Local lenders will sit down with you and analyze every piece of information you bring to help them get a better understanding of your business. To do this, they’ll need to know what type of business it is, what differentiates your business from your competitors and other information about your industry. Once they understand your small business and where it stands, they can review the reasons you need to apply for a small business loan. The more information you can share, the better the lender will match you with the right loan for you. Be prepared to answer a lot of questions.
Say you need a loan for real estate. You need to be prepared to answer questions such as: are you opening or moving to a new location? If so, why? Will you be occupying the whole facility, or will you rent a portion of it? If you are renting a facility, what percentage of that facility will you be occupying or renting? What are your moving expenses? Will the business continue to operate during the move? If not, how long is the downtime? Again, understanding these details allows lenders to help you find the right loan for your business, so it is best to be prepared to share them during the application process.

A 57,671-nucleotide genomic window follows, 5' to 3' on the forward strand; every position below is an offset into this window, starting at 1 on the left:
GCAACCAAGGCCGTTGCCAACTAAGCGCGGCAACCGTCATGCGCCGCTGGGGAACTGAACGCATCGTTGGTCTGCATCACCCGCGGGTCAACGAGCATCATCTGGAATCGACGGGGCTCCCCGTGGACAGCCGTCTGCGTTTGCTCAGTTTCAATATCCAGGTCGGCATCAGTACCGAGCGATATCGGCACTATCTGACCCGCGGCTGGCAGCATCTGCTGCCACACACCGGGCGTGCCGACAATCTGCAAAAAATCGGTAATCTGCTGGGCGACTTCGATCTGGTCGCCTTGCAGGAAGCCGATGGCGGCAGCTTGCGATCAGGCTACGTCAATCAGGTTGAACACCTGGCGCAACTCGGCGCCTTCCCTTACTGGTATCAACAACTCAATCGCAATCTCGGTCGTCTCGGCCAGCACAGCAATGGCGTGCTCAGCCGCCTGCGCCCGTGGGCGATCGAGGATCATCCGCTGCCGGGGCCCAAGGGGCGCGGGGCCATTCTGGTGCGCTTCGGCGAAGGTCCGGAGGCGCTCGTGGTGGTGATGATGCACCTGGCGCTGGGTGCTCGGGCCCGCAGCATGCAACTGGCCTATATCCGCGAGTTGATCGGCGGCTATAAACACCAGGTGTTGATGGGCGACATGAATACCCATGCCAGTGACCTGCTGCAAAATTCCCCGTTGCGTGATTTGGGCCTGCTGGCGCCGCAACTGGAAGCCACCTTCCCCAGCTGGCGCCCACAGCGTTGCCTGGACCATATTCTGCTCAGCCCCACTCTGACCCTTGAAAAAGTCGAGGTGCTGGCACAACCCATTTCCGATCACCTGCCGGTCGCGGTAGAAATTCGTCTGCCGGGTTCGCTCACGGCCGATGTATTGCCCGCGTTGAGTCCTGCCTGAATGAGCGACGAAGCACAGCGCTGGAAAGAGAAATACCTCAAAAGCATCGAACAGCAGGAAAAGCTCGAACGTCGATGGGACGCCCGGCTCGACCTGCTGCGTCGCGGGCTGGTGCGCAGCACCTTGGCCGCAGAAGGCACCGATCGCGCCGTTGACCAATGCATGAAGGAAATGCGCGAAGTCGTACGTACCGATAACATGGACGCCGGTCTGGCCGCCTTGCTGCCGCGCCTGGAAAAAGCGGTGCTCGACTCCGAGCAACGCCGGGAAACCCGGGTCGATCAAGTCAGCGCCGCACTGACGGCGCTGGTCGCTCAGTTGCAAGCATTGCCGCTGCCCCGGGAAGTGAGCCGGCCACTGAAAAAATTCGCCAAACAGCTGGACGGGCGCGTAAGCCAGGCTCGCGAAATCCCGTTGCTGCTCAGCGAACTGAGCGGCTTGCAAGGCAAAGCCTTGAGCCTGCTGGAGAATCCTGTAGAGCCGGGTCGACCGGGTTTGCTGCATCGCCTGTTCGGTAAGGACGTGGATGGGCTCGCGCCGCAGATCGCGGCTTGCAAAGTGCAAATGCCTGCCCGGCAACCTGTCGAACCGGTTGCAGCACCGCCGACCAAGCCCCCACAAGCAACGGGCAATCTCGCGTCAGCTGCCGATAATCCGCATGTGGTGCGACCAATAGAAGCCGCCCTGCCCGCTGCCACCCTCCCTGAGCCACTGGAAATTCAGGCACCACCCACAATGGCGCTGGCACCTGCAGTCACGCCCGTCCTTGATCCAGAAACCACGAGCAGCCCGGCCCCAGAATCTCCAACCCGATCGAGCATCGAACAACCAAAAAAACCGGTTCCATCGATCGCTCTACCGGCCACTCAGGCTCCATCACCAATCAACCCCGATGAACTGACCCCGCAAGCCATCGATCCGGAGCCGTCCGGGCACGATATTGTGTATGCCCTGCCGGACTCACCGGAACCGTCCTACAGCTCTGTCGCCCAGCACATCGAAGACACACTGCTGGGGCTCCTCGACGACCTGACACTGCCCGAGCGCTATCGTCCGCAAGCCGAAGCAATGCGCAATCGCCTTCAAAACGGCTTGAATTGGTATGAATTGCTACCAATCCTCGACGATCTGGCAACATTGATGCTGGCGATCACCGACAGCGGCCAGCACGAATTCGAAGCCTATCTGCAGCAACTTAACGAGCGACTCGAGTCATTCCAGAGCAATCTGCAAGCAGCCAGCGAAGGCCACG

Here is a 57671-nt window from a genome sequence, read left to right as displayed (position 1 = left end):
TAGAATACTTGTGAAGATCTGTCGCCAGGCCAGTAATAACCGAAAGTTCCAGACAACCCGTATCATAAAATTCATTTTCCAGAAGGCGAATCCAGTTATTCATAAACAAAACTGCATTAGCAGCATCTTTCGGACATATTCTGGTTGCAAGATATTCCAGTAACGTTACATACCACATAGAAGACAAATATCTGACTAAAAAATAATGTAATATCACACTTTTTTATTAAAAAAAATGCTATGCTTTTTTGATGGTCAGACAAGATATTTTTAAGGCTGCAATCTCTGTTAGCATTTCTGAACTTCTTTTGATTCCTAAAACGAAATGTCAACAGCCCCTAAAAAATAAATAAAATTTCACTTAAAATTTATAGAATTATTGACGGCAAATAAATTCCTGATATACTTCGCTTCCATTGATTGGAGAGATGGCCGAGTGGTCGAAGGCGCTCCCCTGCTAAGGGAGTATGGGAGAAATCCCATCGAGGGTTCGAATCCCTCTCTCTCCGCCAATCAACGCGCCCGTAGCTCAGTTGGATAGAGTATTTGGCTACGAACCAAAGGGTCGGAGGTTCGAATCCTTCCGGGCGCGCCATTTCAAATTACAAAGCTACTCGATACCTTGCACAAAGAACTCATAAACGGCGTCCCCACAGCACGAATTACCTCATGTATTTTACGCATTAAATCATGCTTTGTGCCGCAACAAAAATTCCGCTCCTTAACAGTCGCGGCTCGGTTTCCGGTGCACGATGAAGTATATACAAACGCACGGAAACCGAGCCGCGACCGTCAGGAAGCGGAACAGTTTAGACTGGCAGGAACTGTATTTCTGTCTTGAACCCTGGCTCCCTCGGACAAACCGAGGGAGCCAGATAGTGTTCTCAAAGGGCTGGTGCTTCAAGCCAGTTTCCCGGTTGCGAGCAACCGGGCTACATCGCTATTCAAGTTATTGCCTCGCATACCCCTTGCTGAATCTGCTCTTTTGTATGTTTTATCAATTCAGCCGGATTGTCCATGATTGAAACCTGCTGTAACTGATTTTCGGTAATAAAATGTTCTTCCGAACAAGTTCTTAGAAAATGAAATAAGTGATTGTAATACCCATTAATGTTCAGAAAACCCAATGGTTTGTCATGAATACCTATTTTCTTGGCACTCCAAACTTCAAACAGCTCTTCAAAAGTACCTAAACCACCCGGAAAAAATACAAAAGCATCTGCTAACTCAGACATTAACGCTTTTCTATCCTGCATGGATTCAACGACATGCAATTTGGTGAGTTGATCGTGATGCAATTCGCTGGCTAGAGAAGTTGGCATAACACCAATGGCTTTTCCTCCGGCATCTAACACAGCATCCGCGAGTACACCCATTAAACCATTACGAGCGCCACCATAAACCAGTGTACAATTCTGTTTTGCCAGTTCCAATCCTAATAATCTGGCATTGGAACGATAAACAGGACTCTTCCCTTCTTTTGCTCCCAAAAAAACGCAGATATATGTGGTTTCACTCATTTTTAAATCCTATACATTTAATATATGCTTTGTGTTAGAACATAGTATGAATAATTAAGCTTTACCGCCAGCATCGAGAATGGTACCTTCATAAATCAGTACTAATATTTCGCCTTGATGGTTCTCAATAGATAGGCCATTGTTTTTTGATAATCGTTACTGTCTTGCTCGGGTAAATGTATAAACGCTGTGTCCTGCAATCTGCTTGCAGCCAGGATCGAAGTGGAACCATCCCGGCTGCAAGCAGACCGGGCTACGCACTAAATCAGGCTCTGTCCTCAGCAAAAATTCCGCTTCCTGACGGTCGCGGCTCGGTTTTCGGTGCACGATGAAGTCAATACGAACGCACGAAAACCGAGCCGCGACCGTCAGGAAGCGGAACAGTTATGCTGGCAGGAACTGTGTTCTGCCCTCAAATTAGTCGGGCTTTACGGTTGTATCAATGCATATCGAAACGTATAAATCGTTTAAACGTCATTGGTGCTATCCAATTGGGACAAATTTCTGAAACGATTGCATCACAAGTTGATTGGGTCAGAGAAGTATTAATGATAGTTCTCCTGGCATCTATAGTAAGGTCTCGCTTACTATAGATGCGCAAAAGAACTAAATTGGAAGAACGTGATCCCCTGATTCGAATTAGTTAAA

At Union Savings Bank, we know your small business is unique, with many nuances that differentiate it from other small businesses in your industry. For your small business lender to understand those nuances, you need to come prepared to answer any questions about your small business’s financial history, current needs and future growth. We don’t want to put you in a box. We want to work with you to find the right fit for you, just like we worked with these small businesses in Connecticut.
At Union Savings Bank, business lending is our business. We want to help you grow your business by providing local business expertise and customized solutions for your small business. Once you’re ready to apply for your small business loan, set up an appointment with our business banking team.